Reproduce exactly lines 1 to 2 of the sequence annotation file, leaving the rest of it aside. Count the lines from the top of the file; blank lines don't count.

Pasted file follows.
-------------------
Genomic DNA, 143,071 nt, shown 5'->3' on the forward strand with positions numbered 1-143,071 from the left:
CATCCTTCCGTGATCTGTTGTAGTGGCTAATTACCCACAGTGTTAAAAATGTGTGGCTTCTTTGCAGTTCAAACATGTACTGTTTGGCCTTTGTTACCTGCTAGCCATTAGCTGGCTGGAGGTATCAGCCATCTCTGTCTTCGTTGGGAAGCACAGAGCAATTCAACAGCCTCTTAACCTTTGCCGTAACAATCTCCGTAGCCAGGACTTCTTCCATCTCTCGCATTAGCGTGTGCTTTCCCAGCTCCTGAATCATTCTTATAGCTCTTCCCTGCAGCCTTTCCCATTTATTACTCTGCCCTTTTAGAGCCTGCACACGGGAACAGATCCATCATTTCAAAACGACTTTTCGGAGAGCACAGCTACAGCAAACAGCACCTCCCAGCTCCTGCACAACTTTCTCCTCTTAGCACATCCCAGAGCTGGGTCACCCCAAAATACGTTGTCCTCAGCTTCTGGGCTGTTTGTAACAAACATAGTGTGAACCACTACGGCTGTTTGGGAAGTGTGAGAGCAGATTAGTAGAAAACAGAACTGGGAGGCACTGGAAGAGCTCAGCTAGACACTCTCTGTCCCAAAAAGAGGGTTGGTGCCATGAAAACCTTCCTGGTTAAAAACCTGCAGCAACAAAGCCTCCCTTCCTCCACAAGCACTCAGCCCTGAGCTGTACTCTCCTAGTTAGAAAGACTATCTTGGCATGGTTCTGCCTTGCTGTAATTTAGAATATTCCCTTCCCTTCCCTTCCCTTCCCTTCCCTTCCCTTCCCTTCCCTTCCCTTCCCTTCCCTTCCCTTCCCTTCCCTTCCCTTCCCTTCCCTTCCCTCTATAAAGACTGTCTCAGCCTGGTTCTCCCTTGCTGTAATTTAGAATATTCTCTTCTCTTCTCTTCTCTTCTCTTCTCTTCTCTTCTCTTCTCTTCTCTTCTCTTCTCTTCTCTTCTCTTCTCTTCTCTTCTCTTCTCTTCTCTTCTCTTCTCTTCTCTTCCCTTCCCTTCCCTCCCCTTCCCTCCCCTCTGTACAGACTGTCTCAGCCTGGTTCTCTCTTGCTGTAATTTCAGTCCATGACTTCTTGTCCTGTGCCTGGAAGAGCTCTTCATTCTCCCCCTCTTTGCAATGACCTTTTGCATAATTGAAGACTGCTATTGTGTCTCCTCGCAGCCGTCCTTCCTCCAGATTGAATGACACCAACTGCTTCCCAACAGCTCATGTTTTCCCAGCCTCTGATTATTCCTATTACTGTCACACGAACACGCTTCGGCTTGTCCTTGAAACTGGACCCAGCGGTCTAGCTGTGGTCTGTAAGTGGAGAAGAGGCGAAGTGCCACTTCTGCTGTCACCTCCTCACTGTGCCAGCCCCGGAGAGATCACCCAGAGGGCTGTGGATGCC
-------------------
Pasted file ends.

Genomic DNA, 143,071 nt, shown 5'->3' on the forward strand with positions numbered 1-143,071 from the left:
CATCCTTCCGTGATCTGTTGTAGTGGCTAATTACCCACAGTGTTAAAAATGTGTGGCTTCTTTGCAGTTCAAACATGTACTGTTTGGCCTTTGTTACCTGCTAGCCATTAGCTGGCTGGAGGTATCAGCCATCTCTGTCTTCGTTGGGAAGCACAGAGCAATTCAACAGCCTCTTAACCTTTGCCGTAACAATCTCCGTAGCCAGGACTTCTTCCATCTCTCGCATTAGCGTGTGCTTTCCCAGCTCCTGAATCATTCTTATAGCTCTTCCCTGCAGCCTTTCCCATTTATTACTCTGCCCTTTTAGAGCCTGCACACGGGAACAGATCCATCATTTCAAAACGACTTTTCGGAGAGCACAGCTACAGCAAACAGCACCTCCCAGCTCCTGCACAACTTTCTCCTCTTAGCACATCCCAGAGCTGGGTCACCCCAAAATACGTTGTCCTCAGCTTCTGGGCTGTTTGTAACAAACATAGTGTGAACCACTACGGCTGTTTGGGAAGTGTGAGAGCAGATTAGTAGAAAACAGAACTGGGAGGCACTGGAAGAGCTCAGCTAGACACTCTCTGTCCCAAAAAGAGGGTTGGTGCCATGAAAACCTTCCTGGTTAAAAACCTGCAGCAACAAAGCCTCCCTTCCTCCACAAGCACTCAGCCCTGAGCTGTACTCTCCTAGTTAGAAAGACTATCTTGGCATGGTTCTGCCTTGCTGTAATTTAGAATATTCCCTTCCCTTCCCTTCCCTTCCCTTCCCTTCCCTTCCCTTCCCTTCCCTTCCCTTCCCTTCCCTTCCCTTCCCTTCCCTTCCCTTCCCTTCCCTCTATAAAGACTGTCTCAGCCTGGTTCTCCCTTGCTGTAATTTAGAATATTCTCTTCTCTTCTCTTCTCTTCTCTTCTCTTCTCTTCTCTTCTCTTCTCTTCTCTTCTCTTCTCTTCTCTTCTCTTCTCTTCTCTTCTCTTCTCTTCTCTTCTCTTCTCTTCCCTTCCCTTCCCTCCCCTTCCCTCCCCTCTGTACAGACTGTCTCAGCCTGGTTCTCTCTTGCTGTAATTTCAGTCCATGACTTCTTGTCCTGTGCCTGGAAGAGCTCTTCATTCTCCCCCTCTTTGCAATGACCTTTTGCATAATTGAAGACTGCTATTGTGTCTCCTCGCAGCCGTCCTTCCTCCAGATTGAATGACACCAACTGCTTCCCAACAGCTCATGTTTTCCCAGCCTCTGATTATTCCTATTACTGTCACACGAACACGCTTCGGCTTGTCCTTGAAACTGGACCCAGCGGTCTAGCTGTGGTCTGTAAGTGGAGAAGAGGCGAAGTGCCACTTCTGCTGTCACCTCCTCACTGTGCCAGCCCCGGAGAGATCACCCAGAGGGCTGTGGATGCC